News Money Men Put Faith In Buoyant Pet Trade



Money men put faith in buoyant pet trade
13th October 2015

By Sandra Pearce

Big investors are demonstrating clear confidence in the UK pet industry, judging by a raft of private equity investment this year, the latest being pet food manufacturer Forthglade.

Piper Private Equity, a London investment business that specialises in consumer brands with a turnover of £5m to £25m, has poured £6m into the Devon-based natural pet food manufacturer.

Gerard Lovell, joint managing director of Forthglade, said: “Although we were approached by other potential investors, Piper demonstrated the value it will bring to our brand and has already had a significant impact on the business. It was this, combined with the team’s undeniable passion for creating brand legends, that set Piper apart from other investors.

“The Forthglade business has come a long way over the last five years.  As a company we’ve invested heavily to support the growth of the business. These investments along with the dedication from our team, and the support from the trade, have enabled Forthglade to flourish. We’re thrilled that the Piper team share our vision for the future.”

Libby Gibson, who co-founded Piper, said: “We approached Forthglade having seen how passionately customers and, most importantly their pets, responded to its products. We believe there is a significant market opportunity to develop Forthglade into a household name and become the leading natural pet food brand for happy and healthy pets.”

At the beginning of September, natural pet food manufacturer Lily’s Kitchen received a growth capital investment from Catterton, a leading American consumer-focused private equity group.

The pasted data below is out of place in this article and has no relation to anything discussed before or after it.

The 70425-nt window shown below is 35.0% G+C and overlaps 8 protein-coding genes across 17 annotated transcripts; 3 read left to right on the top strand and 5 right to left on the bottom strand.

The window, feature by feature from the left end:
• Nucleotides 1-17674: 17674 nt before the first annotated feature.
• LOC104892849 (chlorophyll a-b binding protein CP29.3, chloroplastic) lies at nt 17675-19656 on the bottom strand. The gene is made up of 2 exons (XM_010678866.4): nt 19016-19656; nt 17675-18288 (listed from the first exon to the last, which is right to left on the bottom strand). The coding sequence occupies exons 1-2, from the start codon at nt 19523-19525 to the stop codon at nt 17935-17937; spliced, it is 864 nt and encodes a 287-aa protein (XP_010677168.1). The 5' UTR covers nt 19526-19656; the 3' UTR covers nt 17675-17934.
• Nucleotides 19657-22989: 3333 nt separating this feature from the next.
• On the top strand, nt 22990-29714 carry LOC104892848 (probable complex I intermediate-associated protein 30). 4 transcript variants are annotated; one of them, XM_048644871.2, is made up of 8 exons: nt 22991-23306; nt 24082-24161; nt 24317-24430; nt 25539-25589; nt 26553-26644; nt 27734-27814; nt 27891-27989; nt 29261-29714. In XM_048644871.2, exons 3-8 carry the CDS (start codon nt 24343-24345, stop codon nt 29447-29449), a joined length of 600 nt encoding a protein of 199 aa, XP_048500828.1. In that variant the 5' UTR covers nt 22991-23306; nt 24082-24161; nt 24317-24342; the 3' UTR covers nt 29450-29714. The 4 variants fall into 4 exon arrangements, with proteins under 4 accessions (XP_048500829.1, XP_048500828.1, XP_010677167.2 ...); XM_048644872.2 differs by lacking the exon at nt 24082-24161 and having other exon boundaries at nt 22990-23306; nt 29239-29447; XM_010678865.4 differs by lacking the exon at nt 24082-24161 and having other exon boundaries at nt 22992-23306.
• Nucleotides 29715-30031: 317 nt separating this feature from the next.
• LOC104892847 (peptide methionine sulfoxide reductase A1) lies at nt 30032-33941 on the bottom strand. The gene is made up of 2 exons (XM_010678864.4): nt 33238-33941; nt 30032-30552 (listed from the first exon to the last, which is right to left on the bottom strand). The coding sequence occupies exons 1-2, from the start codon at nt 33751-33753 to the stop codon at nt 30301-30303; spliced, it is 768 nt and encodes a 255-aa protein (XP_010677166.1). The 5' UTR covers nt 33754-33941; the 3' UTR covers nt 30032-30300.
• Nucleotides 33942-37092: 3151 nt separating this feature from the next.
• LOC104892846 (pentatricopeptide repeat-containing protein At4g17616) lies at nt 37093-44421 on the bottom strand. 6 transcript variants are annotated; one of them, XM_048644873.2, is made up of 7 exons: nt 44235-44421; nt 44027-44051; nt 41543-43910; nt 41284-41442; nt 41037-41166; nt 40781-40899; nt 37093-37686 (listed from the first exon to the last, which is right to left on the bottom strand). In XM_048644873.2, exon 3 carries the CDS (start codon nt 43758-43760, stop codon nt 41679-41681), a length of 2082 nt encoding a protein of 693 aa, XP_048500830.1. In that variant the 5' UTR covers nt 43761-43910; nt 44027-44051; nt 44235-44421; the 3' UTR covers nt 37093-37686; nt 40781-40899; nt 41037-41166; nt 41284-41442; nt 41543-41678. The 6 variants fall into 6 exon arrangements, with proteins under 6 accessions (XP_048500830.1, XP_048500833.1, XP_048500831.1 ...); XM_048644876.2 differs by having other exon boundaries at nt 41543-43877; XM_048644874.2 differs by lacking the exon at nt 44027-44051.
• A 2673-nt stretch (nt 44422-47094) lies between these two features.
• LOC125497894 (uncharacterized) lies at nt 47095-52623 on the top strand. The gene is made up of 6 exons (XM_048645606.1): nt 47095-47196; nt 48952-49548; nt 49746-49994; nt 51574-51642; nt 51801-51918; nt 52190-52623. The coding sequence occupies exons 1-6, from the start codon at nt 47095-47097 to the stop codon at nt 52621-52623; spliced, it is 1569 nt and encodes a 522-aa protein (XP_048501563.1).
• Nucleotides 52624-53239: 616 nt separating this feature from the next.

Connecticut-based Catterton specialises in leveraged buyouts, recapitalisations, and growth capital investments in middle-market companies, and its investment in Lily’s Kitchen, worth ‘several millions of pounds’ according to the Sunday Times, will be used to support the growth and expansion of the brand into ‘key domestic and international markets’.

Catterton has more than US$4 billion currently under management and a 26-year track record in building high-growth companies across a wide range of consumer categories. Earlier in the year, Catterton also invested in Yorkshire-based Wagg Foods.

Richard Page, MD of Wagg, said: “Wagg has brought in a new equity investor to support its growth ambition. Management remains a significant investor in the company.”

Wagg Foods has just started work on a new 100,000 sq ft, state-of-the-art distribution centre and offices near its current headquarters, outside Thirsk, which will enable it to double the size of its business. The new facility will be up and running for next summer.

According to Kantar data, Wagg is the UK’s number one dry dog food and Harringtons maintains its place as the fastest-growing dry pet food brand. The management structure at Wagg remains the same, and the family-run business is pursuing the same strategy of growth and expansion.

But it’s not just the pet food sector that is being seen as a good investment opportunity.

In August, London-based Rutland Partners announced it had backed a management-buyout of the Gardman Group. Peterborough-based Gardman, which was founded in 1992, supplies wild bird care products, tooling, lighting and gardening sundries to the garden sector.

Later that month, online retailer MedicAnimal and its sister brands, Pet-supermarket and Petmeds, was bought by Forward Dimension Capital, which describes itself as ‘a different type of private equity firm’ that ‘focuses primarily on small to medium-sized UK based companies that have achieved profitability’.

And in June, microchip pet product specialist SureFlap was bought by Allflex, a world leader in livestock intelligence owned by funds advised by BC Partners, a leading European private equity firm.

For others, investment has come through Dragons Den. Last month, Tony Garlick and Steve Shickell pitched their Magloc dog lead connector to the investors and received a £100,000 investment from Nick Jenkins.